OPPO signs up Vodafone for European expansion

Chinese smartphone vendor has partnered with pan-European telco Vodafone to offer its full-range of 4G and 5G devices.

As part of the agreement, Vodafone will become an OPPO partner in Germany, UK, Spain, Portugal, Romania, Turkey and the Netherlands. The Chinese smartphone brand has been very successful in its domestic market, though international ventures have been slightly more muted.

Leaning on Vodafone’s credibility and operations is one way to add some momentum to global ambitions, though as this is not an exclusive deal, OPPO is also free to work with rivals. The Chinese smartphone vendor could be eating its cake and having it too.

“OPPO is confident that our industry-leading products and technologies will enable Vodafone to win new opportunities in the 5G era,” said Alen Wu, OPPO’s President of Global Sales.

“Vodafone’s vision that ‘we connect for a better future’ aligns with OPPO’s value of ‘Benfen’ – to do the right thing and provide real value to customers. OPPO looks forward to solidifying a long-term win-win relationship with Vodafone to create a better future for our customers in the 5G era.”

Although there might be telcos around Europe which offer a market-leading position in their home markets, few can offer the breadth and depth Vodafone can offer.

Vodafone European presence
Market Subscribers (thousands) Market share
Germany 30,052 22.2%
Italy 19,245 19.8%
UK 18,042 18.5%
Spain 13,843 16.4%
Ireland 2,004 35.1%
Portugal 4,682 26.5%
Romania 9,296 34.7%
Greece 4,476 26.6%
Czech Republic 3,990 24.9%
Hungary 3,127 26.8%
Albania 1,618 42.3%
Malta 302 49.1%

Sources: Vodafone Investor Relations and Omdia World Information Series

This is the power of Vodafone. It might not be the most successful companies in the individual markets, but the sheer size of its European footprint is unrivalled. Let’s not forget what the objective of OPPO will be; exposure far and wide. Vodafone offers credibility and sales channels in numerous markets, though only a few will be included in the deal to start.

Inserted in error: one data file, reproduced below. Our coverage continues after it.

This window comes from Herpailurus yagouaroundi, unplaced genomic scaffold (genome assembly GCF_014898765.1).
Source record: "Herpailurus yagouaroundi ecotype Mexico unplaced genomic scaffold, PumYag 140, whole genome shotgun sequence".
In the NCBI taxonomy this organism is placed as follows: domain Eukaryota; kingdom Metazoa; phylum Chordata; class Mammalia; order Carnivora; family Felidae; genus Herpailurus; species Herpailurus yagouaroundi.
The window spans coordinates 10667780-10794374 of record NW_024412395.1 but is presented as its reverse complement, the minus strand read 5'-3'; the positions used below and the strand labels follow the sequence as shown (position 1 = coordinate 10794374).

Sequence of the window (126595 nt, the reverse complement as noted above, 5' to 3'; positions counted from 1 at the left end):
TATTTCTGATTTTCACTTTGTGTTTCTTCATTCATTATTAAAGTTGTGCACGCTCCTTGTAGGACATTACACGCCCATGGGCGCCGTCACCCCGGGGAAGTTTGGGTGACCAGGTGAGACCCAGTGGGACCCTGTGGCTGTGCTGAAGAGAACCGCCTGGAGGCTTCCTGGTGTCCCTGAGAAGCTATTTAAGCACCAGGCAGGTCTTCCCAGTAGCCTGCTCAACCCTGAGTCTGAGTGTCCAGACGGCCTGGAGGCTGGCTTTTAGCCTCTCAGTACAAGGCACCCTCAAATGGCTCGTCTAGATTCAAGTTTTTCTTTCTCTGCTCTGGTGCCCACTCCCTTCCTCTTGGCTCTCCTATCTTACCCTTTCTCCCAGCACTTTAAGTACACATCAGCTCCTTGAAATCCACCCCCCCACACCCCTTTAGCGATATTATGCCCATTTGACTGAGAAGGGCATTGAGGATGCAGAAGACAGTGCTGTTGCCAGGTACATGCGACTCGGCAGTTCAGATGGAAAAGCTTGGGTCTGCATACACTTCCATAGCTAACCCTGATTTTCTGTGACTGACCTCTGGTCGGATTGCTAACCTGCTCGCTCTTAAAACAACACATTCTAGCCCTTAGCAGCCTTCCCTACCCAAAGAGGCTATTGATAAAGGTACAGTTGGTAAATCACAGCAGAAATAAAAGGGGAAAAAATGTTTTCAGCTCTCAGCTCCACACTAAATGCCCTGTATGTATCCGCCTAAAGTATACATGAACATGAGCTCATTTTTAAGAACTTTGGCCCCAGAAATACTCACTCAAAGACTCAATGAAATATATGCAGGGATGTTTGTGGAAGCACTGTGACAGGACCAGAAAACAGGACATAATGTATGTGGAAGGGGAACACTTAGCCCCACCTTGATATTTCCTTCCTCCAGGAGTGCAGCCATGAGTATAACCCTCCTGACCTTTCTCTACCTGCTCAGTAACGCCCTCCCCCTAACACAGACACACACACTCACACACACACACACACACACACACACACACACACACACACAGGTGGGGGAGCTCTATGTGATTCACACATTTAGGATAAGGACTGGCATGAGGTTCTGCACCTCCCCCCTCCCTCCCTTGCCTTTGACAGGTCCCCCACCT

While Huawei has stolen headlines (positive and negative) over the last few years, it is always worth remembering there are other smartphone brands emerging from the country which are fighting for market share. Xiaomi is one which has proven successful, though OPPO, VIVO and OnePlus are just a few more which could make a splash in foreign waters.

According to estimates from IDC, OPPO has been successful in the international markets but growth has somewhat stagnated in recent quarters. During the final quarter of 2019, shipments accounted for 8.3% market share, though OPPO has fluctuated between 7.4% and 8.9% for the last few years. This is a successful business, but a catalyst might be needed to take it up a notch.

O2 bags the Disney+ edge in the UK

Following on from its sister brand in Spain, O2 has announced a partnership with Disney+ to become the official mobile distributor in the UK.

As Europe edges towards the launch of Disney+, the local partnerships are beginning to add up for the entertainment giant. Netflix has already proven this is an excellent go-to-market strategy when attempted to crack the international markets, and Walt Disney is seemingly making all the right moves to ensure its challenge to the content king has every opportunity to succeed.

“We’re delighted to work with the award-winning mobile network O2 on the UK launch of Disney+, which represents a new chapter in the way Disney delivers our timeless stories to fans,” said Jan Koeppen, President of The Walt Disney Company EMEA.

“We’re delighted to be working with Disney to bring these incredible shows and movies to our customers, demonstrating that there are more reasons than ever to join the UK’s No.1 network,” said Mark Evans, CEO of O2.

Although Disney and Netflix are being positioned as rivals, what is worth noting is that the two will co-exist. Disney programming is not relevant to all of Netflix customer base, and vice-versa. There is of course cross-over, and Disney will erode some of the vast Netflix subscription list, there are of numerous customers who will take both services, or perhaps completely ignore Disney as a proposition.

Launching on March 24, the O2 partnership adds to the existing tie-up with Sky. In both of these partnerships, Disney+ customers will be able to integrate payments for the streaming service into existing bills, leaning on the trust which has already been established with O2 and Sky. Existing O2 customers will also be entitled to a £2 a month discount on connectivity bills as a reward for subscribing for £5.99 a month, while new customers enticed into the O2 family will get the streaming service for free for six months.

“Offering new and upgrading customers a six-month free subscription, worth £36, will act as a strong pull for consumers who are considering their provider choices in the coming months,” said Nick Baker of Uswitch.

Relationships with telcos are proving to be a very popular way to generate traction in a new market, and Walt Disney already knows the benefits of such a strategy.